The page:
Last week, I posted on the subject of the West Bank's two-tiered justice system, dredging up something I had written several years ago but still believe adamantly: "Inside the borders of Israel proper, Arabs and Jews are judged by the same set of laws in the same courtrooms; across the Green Line, Jews live under Israeli civil law as well, but their Arab neighbors -- people who live, in some cases, just yards away -- fall under a different, and substantially undemocratic, set of laws, administered by the Israeli Army."
This elicited a response from Yisrael Medad, a prominent settler, who wrote on his blog the following:
People, like Jeffrey Goldberg, complain of a two-tiered justice system on the West Bank.
Let's get this straight: the Arabs living in Judea and Samaria are not citizens of Israel. So, they can't vote. Just like an Israeli living in the United States but who is not a citizen cannot vote. Arabs of the new Jewish neighborhoods of Jerusalem, if they opted for an Israeli ID, can vote in the city's municipal elections.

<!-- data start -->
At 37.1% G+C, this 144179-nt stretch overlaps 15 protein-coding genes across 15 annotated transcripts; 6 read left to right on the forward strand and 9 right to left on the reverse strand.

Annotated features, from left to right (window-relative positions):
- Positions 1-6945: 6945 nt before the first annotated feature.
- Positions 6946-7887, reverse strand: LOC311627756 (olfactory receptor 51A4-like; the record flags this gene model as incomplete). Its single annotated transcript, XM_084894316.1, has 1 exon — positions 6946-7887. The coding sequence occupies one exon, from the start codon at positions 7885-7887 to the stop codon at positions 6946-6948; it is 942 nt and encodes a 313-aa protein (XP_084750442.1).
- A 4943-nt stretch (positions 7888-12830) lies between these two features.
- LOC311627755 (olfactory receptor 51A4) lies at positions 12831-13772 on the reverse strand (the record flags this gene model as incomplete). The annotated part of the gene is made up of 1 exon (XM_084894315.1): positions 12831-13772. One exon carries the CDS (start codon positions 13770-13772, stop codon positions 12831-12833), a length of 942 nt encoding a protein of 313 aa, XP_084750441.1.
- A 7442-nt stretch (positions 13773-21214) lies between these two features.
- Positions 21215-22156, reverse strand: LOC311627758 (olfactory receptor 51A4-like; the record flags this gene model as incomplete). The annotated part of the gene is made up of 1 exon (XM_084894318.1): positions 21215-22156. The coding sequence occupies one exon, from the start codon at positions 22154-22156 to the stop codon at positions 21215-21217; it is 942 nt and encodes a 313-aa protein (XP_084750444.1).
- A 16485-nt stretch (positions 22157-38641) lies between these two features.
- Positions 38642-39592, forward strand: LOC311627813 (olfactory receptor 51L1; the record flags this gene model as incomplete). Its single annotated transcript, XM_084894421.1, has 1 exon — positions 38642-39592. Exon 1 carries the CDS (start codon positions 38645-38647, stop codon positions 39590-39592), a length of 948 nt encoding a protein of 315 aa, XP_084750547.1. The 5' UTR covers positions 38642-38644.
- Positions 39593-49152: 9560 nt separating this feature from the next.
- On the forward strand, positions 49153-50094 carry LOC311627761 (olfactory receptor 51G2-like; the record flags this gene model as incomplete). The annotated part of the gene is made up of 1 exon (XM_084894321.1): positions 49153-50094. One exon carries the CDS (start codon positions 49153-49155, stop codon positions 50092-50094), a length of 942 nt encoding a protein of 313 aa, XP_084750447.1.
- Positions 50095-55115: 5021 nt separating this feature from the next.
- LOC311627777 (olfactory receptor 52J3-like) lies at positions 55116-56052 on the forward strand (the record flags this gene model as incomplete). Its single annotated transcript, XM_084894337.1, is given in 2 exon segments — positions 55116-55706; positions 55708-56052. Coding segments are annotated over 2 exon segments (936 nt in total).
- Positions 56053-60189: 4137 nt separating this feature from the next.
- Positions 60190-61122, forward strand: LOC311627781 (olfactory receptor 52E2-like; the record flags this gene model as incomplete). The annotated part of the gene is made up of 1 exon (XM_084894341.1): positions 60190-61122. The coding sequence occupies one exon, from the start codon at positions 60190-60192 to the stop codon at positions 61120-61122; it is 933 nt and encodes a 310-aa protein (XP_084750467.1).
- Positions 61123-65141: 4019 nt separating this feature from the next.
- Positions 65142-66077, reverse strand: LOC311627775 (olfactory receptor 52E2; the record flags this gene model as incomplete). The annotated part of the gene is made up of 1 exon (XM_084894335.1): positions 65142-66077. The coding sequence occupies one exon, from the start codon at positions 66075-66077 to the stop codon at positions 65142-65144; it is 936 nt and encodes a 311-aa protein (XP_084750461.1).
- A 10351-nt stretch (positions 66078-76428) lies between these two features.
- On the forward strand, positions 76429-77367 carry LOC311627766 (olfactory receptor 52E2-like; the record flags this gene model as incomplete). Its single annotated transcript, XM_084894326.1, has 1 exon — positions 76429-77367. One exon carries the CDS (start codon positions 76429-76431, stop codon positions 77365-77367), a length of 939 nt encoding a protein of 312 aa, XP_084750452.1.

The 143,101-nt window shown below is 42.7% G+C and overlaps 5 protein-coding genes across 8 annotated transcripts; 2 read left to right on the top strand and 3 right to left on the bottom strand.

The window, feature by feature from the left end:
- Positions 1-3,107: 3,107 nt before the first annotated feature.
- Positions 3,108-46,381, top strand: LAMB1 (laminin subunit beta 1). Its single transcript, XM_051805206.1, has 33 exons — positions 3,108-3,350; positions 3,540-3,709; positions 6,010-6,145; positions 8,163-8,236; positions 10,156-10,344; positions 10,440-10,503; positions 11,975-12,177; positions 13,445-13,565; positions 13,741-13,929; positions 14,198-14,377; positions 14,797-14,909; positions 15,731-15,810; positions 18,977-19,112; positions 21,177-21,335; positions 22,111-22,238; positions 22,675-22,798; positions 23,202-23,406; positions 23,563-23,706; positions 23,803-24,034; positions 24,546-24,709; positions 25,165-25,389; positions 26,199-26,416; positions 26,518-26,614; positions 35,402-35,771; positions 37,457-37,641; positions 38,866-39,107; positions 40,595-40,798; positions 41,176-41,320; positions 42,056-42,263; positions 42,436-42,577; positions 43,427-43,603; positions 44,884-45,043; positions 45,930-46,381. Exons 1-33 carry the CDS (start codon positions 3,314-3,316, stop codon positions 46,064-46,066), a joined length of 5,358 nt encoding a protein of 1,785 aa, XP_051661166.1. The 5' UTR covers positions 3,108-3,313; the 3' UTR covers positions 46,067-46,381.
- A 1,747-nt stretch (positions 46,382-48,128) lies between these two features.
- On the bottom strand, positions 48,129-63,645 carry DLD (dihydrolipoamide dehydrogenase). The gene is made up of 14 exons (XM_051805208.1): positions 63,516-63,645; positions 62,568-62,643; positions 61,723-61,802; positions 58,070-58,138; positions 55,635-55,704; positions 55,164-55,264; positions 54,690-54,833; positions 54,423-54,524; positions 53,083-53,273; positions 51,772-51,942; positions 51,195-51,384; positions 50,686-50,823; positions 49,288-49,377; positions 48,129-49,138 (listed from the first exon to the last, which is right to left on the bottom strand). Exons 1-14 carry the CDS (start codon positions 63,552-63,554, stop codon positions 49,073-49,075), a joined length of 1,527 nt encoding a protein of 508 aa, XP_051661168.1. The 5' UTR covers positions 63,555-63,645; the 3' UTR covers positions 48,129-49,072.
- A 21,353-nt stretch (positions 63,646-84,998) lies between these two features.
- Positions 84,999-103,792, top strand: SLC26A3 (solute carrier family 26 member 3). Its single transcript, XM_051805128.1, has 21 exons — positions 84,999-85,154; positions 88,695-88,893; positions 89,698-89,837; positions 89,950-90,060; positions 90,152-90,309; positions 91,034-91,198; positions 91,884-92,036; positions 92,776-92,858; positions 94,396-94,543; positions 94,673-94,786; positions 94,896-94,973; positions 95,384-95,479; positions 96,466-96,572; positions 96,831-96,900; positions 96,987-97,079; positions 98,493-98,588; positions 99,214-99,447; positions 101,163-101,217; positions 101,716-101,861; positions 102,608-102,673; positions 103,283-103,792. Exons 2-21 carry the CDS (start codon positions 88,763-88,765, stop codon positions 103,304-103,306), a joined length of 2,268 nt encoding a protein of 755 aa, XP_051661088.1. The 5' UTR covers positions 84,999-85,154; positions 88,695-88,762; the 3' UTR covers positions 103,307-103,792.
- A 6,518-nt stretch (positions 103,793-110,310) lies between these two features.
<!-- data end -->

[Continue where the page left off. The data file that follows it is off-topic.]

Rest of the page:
Otherwise, they have a democratic system in place. And they can enjoy justice.
They can appeal, still, to the High Court of Justice. The police, firemen and Hadassah Hospital are their's. As long as no peace treaty has been fully worked out, and their terror continues, and their incitement continues, and their educational system is hateful, among other negatives, why shouldn't there be a two-tiered system?
Let's run through this quickly. First, "Arabs living in Judea and Samaria are not citizens of Israel. So, they can't vote." Imagine the following sentence, justifying apartheid: "Blacks in South Africa are black. Therefore, they can't vote." How is this an argument and not a tautology? Obviously (or not obviously, to some people) this is the crux of the situation -- Arabs on the West Bank are denied voting rights in Israel, and are also denied the right to separate completely from Israel. (Their leaders haven't helped the situation, but the Israelis have not helped much either.) A more accurate, if still tautological, statement would have read: "Israel will not enfranchise Arabs living in Judea and Samaria. Therefore, they are disenfranchised."